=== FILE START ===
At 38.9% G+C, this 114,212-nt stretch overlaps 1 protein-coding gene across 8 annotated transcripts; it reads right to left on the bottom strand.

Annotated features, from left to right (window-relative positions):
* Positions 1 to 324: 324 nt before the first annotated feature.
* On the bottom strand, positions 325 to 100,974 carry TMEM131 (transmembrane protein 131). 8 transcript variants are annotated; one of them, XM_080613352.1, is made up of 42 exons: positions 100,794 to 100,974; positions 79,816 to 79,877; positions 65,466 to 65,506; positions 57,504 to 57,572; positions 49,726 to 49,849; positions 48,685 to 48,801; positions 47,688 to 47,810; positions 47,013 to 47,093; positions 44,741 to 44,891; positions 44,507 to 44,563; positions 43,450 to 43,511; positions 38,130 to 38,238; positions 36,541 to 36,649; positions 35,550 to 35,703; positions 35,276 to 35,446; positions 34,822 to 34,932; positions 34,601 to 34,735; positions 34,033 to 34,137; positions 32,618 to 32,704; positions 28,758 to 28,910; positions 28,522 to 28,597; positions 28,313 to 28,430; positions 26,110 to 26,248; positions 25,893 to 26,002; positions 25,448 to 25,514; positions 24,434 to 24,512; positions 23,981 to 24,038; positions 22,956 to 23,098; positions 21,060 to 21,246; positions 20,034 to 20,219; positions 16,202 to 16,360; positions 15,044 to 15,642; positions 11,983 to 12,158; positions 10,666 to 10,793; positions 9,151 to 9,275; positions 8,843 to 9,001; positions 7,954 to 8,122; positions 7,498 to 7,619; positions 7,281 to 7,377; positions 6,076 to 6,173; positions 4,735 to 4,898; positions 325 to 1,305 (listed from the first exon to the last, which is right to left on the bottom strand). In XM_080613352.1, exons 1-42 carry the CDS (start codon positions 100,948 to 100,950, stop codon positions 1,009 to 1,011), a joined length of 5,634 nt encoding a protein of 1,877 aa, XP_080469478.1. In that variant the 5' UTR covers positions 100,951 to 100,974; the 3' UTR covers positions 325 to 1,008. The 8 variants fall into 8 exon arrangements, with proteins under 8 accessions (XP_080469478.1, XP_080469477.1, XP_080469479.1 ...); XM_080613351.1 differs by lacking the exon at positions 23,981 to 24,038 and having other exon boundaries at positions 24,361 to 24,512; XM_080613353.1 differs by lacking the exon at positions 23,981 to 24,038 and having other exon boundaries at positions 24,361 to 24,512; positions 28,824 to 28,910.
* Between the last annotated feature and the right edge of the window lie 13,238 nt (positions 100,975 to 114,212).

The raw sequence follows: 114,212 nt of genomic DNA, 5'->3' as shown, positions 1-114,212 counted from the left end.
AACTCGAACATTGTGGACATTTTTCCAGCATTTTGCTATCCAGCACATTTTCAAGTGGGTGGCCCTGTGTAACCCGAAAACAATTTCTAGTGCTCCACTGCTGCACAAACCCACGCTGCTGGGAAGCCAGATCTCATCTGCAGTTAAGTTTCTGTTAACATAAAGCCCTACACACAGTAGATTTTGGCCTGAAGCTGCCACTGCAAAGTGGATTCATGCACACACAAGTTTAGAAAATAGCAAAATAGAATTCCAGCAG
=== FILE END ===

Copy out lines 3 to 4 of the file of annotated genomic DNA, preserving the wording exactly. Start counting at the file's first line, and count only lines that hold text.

* Positions 1 to 324: 324 nt before the first annotated feature.
* On the bottom strand, positions 325 to 100,974 carry TMEM131 (transmembrane protein 131). 8 transcript variants are annotated; one of them, XM_080613352.1, is made up of 42 exons: positions 100,794 to 100,974; positions 79,816 to 79,877; positions 65,466 to 65,506; positions 57,504 to 57,572; positions 49,726 to 49,849; positions 48,685 to 48,801; positions 47,688 to 47,810; positions 47,013 to 47,093; positions 44,741 to 44,891; positions 44,507 to 44,563; positions 43,450 to 43,511; positions 38,130 to 38,238; positions 36,541 to 36,649; positions 35,550 to 35,703; positions 35,276 to 35,446; positions 34,822 to 34,932; positions 34,601 to 34,735; positions 34,033 to 34,137; positions 32,618 to 32,704; positions 28,758 to 28,910; positions 28,522 to 28,597; positions 28,313 to 28,430; positions 26,110 to 26,248; positions 25,893 to 26,002; positions 25,448 to 25,514; positions 24,434 to 24,512; positions 23,981 to 24,038; positions 22,956 to 23,098; positions 21,060 to 21,246; positions 20,034 to 20,219; positions 16,202 to 16,360; positions 15,044 to 15,642; positions 11,983 to 12,158; positions 10,666 to 10,793; positions 9,151 to 9,275; positions 8,843 to 9,001; positions 7,954 to 8,122; positions 7,498 to 7,619; positions 7,281 to 7,377; positions 6,076 to 6,173; positions 4,735 to 4,898; positions 325 to 1,305 (listed from the first exon to the last, which is right to left on the bottom strand). In XM_080613352.1, exons 1-42 carry the CDS (start codon positions 100,948 to 100,950, stop codon positions 1,009 to 1,011), a joined length of 5,634 nt encoding a protein of 1,877 aa, XP_080469478.1. In that variant the 5' UTR covers positions 100,951 to 100,974; the 3' UTR covers positions 325 to 1,008. The 8 variants fall into 8 exon arrangements, with proteins under 8 accessions (XP_080469478.1, XP_080469477.1, XP_080469479.1 ...); XM_080613351.1 differs by lacking the exon at positions 23,981 to 24,038 and having other exon boundaries at positions 24,361 to 24,512; XM_080613353.1 differs by lacking the exon at positions 23,981 to 24,038 and having other exon boundaries at positions 24,361 to 24,512; positions 28,824 to 28,910.